Letter to the editor: Betsy DeVos will bring opportunity to education

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Perhaps the greatest opportunity for kids living in low-income neighborhoods in America is to vastly improve the quality of education. This opportunity comes with the Trump administration’s nomination of Betsy DeVos to be Secretary of Education. DeVos’ plan is to institute the very basic yet profound idea of school choice, also known as school vouchers.

The idea of school choice is simple. If desired, parents would get a voucher from the government for the amount of money that would be spent on their child’s education at their local school. Parents would then be able to spend it at another public, private or charter school.

What could happen

This would eliminate the virtual “monopoly” modern public education has on the education industry, in addition to those who are not privileged enough to pay for school twice: once through taxes and once through private school tuition. As a result of bringing more choice to the education industry, schools would compete for students.

Bad schools would lose students and those students’ educational dollars. To fight this, schools would need to improve, downsize or shut down. Also, better teachers would be able to be rewarded on merit, which has bipartisan support with 63 percent of Republicans and 57 percent of Democrats.

Parents and children would have the power of spending their own voucher that some schools will shift to be more catered to the students’ needs and interests. The diversity of choice would become increasingly prevalent, as with anything in a free market. For example, students may be able to choose between a school that emphasizes more in math and science or a school that emphasizes more in literature and art.

This contrasts the system today, where the curriculum is one size fits all.

Charter schools

Charter schools are what receive the most attention when discussing school choice and Betsy DeVos at the moment. Charter schools are what I’d previously described above. It is a publicly-funded independent school established by teachers, parents or community groups under the terms of a charter with a local or national authority.

They are by nature less federally regulated than current public schools. Charter schools have bipartisan support with a majority of both parties with 58 percent of Democrats and 74 percent of Republicans supporting them in 2016.

While students in charter schools outperform their traditional public school counterparts, it is also important to focus on where they are most essential. For example, in 2014, 70,700 students applied to fill 21,000 spots in charter schools in urban cities like New York. The students were chosen by lottery. It is obvious there is a demand in that area.

Charter schools, where tried in the urban cities across the nation, have proven to be a substantial improvement to the education of the students compared to traditional public schools. When comparing students in two different types of schools in the same city, sometimes in the same building, charter schools show great promise.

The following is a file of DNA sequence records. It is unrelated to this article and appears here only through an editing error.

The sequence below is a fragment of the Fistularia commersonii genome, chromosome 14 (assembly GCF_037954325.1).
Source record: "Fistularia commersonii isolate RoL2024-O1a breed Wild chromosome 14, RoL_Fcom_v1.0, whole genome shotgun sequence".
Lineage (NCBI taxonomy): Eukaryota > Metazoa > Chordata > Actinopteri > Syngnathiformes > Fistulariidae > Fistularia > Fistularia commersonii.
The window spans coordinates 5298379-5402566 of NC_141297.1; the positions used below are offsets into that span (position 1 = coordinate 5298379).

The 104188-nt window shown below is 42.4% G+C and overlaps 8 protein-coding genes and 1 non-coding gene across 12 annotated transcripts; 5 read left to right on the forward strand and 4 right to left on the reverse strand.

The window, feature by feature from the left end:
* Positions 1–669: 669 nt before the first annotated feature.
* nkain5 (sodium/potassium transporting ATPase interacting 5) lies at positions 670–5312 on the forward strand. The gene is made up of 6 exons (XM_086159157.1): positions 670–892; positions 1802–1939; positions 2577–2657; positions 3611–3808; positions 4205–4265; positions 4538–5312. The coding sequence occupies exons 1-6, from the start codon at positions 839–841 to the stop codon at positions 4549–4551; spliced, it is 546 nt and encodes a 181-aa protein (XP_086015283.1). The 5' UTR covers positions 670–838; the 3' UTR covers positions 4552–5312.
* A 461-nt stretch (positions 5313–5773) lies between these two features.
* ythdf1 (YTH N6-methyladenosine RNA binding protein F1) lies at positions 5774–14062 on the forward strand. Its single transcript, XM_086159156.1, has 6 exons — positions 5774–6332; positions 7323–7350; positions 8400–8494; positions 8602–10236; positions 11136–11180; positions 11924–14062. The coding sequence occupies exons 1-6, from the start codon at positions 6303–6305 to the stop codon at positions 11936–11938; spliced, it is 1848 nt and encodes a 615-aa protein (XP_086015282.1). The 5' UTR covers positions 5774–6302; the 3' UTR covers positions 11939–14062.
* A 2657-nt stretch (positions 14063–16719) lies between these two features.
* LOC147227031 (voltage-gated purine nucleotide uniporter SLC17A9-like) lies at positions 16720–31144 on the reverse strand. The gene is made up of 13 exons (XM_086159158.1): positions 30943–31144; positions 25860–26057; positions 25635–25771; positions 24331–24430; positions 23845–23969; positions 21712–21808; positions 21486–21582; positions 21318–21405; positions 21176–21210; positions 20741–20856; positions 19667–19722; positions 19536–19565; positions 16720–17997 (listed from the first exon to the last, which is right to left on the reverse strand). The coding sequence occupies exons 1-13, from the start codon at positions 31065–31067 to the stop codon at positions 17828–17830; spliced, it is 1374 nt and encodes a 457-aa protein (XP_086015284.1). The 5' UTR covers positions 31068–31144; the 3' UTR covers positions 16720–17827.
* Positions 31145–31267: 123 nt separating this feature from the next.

“Across all urban regions, black students in poverty receive the equivalent of 59 days of additional learning in math and 44 days of additional learning in reading compared to their peers in (traditional public schools),” a Stanford study found. “Hispanic students in poverty experience the equivalent of 48 days of additional learning in math and 25 days of additional learning in reading in charter schools relative to their peers in (traditional public schools).”

Opposition to school choice comes mainly from the teacher’s unions who see it as a blow to their institutions. School choice would inevitably move a large portion of students, and thus money, from traditional public schools to charter and private schools, which are non-unionized. This would diminish their size and influence in Washington, D.C.

Every administration brings with it a new education policy (No Child Left Behind, Common Core, etc.) that inevitably gets thrown out every eight years to make room for a new policy. But I ask you, who is more likely to have a vested interest in a child’s education: their parents or an appointed official in Washington, D.C.?

To quote the Obama Administration Secretary of Education Arne Duncan, “It’s obvious the system’s broken. Let’s admit it’s broken, let’s admit it’s dysfunctional, and let’s do something dramatically different, and let’s do it now.”

School choice is dramatically different and would be a tremendous boon to kids currently living in low-income neighborhoods with poor public education.

TK McWhertor is a junior in economics. The views and opinions expressed in this letter are those of the author and do not necessarily reflect the official policy or position of the Collegian. Please send comments to [email protected]

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  • Cody

    Awesome. An economics major dropping knowledge on education. Can’t wait for engineers to start giving opinions on cancer treatment.

  • Nick Wood

    Public schools are hardly a monopoly. If people like private schools so much, they can send their kids to them. If they are a parent of a child with a disability, they should look into whether or not private schools have to abide by FAPE and IDEA (hint: they don’t, and I didn’t see TK address that issue). Vouchers are supported by the same people who want to cut public funding altogether. It will be a slow march to elimination. Most of us from rural Kansas know that once the rural schools start to close, the towns around them go too.